You’ll be dealing with these same ignorant mo-fos on a daily basis, so get used to it quick. Sexual harassment is rampant in today’s military, with some un-godly percentage of women reporting rape, near-rape, and crude behavior. I guarantee that you’ll have to deal with it at some time in your career, no matter how short…
The next couple of months will be the hardest and most challenging of your life. You’ll be treated like shit. Early rising, forced marches, exercise unto exhaustion, minute attention to the most trivial details. I remember having an inspection of a locker, and I was criticized for having a razor that had been used! So I got two razors, one for use, and another for display. You’ll become very acquainted with boot polish, because lord knows, you can’t be an effective fighting force unless your shoes are shiny! Be prepared for long hours of tedious boredom. Independent thought is NOT appreciated, so reading was frowned upon. I used to carry a copy of the New Testament, not because I was religious, but because it was a book that I could carry around in my shirt pocket and read to occupy my time. It was also a book that the authorities were reluctant to take away from me. A typical class would be taught in 1 hour blocks, 50 minutes for class, with a 10 minute break. Those breaks were so dull, that I often considered taking up smoking just so I’d have something to do during the time. I was so bored that I got real good at spitting to hit targets in the dust just for something to do. That kind of thing.
I was in the army for four years, mostly coinciding with the Carter administration, between 1976 and 1980. Luckily for me, there were precious few wars during that time. The absolute worst (and most traumatic) time of my life was 1978-1979 when I spent a year in Korea. I did not like it, and it warped me in ways that I still recognize today, 25 years later. My best year was just before that when I was at Ft. Lewis, when I got to sing in the soldier’s chorus that was part of the base band. (Did you know that the army has official bands? I sure didn’t. Nor did I know that they have to go to a navy music school, just like you’ll have to go to school to learn your skill.) During that year in the chorus, I got to meet several women in the army, and learned a bit about what they went through. It was a very lonely time of my life, and meeting these women was like drinking cool water from a desert oasis. Of course, THEY were kind of screwed up, just like I was. After all, we were in a very strange place, dressed in very strange clothes, doing very strange things. It was a very strange time all around…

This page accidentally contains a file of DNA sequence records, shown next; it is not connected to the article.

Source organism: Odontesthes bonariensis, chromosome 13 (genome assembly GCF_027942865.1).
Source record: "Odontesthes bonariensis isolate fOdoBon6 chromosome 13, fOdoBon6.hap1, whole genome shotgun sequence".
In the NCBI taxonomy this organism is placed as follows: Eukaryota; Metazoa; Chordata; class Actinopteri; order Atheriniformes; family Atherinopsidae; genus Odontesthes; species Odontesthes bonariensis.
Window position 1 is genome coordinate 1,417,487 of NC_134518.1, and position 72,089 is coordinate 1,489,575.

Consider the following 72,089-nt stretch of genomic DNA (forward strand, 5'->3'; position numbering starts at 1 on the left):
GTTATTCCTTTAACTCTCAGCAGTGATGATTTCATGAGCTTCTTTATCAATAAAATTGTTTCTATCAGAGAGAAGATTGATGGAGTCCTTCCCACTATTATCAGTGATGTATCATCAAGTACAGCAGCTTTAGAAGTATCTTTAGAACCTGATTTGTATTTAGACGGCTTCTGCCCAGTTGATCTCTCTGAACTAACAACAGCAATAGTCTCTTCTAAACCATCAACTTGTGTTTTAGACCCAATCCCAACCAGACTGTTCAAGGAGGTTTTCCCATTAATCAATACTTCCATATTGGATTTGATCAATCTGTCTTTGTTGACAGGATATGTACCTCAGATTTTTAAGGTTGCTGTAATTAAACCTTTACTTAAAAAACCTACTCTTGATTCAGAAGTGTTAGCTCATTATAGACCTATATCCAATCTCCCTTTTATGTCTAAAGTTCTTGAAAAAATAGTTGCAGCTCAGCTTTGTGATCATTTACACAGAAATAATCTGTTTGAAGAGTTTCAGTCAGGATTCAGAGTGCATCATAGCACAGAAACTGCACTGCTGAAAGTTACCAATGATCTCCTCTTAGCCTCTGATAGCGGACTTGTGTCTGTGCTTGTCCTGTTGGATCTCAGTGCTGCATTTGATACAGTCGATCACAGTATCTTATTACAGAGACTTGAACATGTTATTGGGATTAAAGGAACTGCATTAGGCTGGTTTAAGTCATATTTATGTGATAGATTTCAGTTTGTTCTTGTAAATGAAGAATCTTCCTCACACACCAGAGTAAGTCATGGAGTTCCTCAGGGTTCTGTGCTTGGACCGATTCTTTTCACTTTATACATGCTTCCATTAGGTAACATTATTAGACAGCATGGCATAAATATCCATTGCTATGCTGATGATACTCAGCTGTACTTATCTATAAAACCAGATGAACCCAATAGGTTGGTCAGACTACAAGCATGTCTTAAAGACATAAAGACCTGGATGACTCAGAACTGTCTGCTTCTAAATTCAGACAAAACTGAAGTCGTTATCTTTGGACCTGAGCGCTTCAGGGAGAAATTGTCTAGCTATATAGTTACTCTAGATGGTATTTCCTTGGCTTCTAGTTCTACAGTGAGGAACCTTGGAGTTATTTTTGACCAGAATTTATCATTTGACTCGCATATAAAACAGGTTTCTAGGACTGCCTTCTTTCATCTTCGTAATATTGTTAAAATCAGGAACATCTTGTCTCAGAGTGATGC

I wish you the best of luck in your coming adventure. You will learn more and grow more and do more than you ever thought possible. How you come out of it depends a great deal on both what you bring to the situations you encounter, and how you handle them. Your experiences will be both good and bad. The best approach might be to hope for the best, but be prepared for the worst. With a philosophy like that, it’s hard to go wrong…